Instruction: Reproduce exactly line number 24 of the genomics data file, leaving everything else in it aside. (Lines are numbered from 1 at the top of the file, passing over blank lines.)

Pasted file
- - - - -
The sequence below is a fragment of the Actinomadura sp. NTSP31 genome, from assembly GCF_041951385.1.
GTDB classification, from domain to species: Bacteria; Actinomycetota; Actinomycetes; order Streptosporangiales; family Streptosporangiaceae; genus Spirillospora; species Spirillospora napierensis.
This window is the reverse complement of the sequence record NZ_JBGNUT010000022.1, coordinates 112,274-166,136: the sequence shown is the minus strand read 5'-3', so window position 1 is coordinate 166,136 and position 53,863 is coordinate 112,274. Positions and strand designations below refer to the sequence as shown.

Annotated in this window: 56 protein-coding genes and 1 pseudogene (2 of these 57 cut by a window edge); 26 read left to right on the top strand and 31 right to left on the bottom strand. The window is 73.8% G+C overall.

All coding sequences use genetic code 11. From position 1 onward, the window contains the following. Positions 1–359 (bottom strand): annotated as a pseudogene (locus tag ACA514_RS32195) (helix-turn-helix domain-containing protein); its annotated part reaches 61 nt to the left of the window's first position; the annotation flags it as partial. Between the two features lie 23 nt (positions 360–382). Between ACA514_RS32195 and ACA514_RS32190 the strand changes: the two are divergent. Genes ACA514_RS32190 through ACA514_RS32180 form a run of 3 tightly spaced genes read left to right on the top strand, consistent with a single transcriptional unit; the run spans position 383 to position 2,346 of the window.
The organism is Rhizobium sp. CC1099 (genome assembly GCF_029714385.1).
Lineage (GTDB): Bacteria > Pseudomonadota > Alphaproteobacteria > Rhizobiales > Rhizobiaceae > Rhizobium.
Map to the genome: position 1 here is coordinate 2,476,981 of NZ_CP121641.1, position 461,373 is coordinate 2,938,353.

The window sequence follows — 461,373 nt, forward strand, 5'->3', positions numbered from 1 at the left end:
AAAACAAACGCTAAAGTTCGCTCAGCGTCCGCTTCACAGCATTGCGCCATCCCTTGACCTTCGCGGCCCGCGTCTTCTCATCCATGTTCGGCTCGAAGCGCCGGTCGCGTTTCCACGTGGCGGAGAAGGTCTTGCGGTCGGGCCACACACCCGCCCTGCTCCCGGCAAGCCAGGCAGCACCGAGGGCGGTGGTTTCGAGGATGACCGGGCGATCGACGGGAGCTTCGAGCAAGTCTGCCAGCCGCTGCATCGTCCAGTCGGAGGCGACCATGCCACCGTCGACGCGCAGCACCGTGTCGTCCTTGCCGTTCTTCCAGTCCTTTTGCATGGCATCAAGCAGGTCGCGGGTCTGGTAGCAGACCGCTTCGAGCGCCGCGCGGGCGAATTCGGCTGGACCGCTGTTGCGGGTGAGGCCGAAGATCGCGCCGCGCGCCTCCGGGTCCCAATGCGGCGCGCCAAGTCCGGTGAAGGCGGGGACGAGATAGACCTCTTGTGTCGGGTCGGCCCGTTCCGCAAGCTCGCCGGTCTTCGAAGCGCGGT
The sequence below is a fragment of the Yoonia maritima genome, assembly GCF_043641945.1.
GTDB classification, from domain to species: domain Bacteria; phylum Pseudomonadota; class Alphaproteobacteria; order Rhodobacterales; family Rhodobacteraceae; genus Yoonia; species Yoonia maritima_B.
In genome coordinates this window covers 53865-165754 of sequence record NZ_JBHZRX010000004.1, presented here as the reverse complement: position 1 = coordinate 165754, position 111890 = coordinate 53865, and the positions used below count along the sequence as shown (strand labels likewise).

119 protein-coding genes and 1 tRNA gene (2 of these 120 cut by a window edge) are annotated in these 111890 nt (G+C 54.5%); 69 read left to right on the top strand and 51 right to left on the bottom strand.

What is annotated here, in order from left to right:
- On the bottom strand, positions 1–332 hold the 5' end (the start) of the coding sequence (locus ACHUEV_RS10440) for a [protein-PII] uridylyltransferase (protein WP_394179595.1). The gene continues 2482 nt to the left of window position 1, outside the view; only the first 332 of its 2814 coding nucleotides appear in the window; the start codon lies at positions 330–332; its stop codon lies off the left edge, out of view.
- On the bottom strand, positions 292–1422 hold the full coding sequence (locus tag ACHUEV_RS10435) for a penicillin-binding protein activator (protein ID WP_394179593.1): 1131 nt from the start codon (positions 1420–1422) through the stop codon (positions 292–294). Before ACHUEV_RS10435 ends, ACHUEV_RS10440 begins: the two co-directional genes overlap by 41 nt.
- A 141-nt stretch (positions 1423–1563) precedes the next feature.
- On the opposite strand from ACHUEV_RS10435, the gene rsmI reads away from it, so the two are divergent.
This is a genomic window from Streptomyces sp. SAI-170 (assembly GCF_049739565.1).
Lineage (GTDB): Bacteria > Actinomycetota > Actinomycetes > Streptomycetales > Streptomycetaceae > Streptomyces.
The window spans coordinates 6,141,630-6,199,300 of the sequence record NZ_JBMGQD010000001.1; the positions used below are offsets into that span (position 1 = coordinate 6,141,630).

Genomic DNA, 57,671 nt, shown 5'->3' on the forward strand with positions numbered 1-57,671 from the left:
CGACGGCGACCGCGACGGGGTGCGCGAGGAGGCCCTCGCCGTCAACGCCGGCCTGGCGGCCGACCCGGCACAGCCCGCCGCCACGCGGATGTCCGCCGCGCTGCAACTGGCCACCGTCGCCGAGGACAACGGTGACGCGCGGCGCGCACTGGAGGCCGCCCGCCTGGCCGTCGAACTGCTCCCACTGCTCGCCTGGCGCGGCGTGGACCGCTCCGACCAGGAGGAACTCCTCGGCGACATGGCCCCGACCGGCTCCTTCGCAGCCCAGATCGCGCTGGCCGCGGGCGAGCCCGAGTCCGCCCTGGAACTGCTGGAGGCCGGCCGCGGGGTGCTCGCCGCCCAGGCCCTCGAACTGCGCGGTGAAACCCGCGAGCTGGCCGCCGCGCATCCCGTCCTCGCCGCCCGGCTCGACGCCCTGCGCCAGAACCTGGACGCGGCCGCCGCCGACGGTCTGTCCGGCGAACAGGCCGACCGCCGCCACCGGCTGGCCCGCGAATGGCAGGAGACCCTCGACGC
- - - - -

CGACGGCGACCGCGACGGGGTGCGCGAGGAGGCCCTCGCCGTCAACGCCGGCCTGGCGGCCGACCCGGCACAGCCCGCCGCCACGCGGATGTCCGCCGCGCTGCAACTGGCCACCGTCGCCGAGGACAACGGTGACGCGCGGCGCGCACTGGAGGCCGCCCGCCTGGCCGTCGAACTGCTCCCACTGCTCGCCTGGCGCGGCGTGGACCGCTCCGACCAGGAGGAACTCCTCGGCGACATGGCCCCGACCGGCTCCTTCGCAGCCCAGATCGCGCTGGCCGCGGGCGAGCCCGAGTCCGCCCTGGAACTGCTGGAGGCCGGCCGCGGGGTGCTCGCCGCCCAGGCCCTCGAACTGCGCGGTGAAACCCGCGAGCTGGCCGCCGCGCATCCCGTCCTCGCCGCCCGGCTCGACGCCCTGCGCCAGAACCTGGACGCGGCCGCCGCCGACGGTCTGTCCGGCGAACAGGCCGACCGCCGCCACCGGCTGGCCCGCGAATGGCAGGAGACCCTCGACGC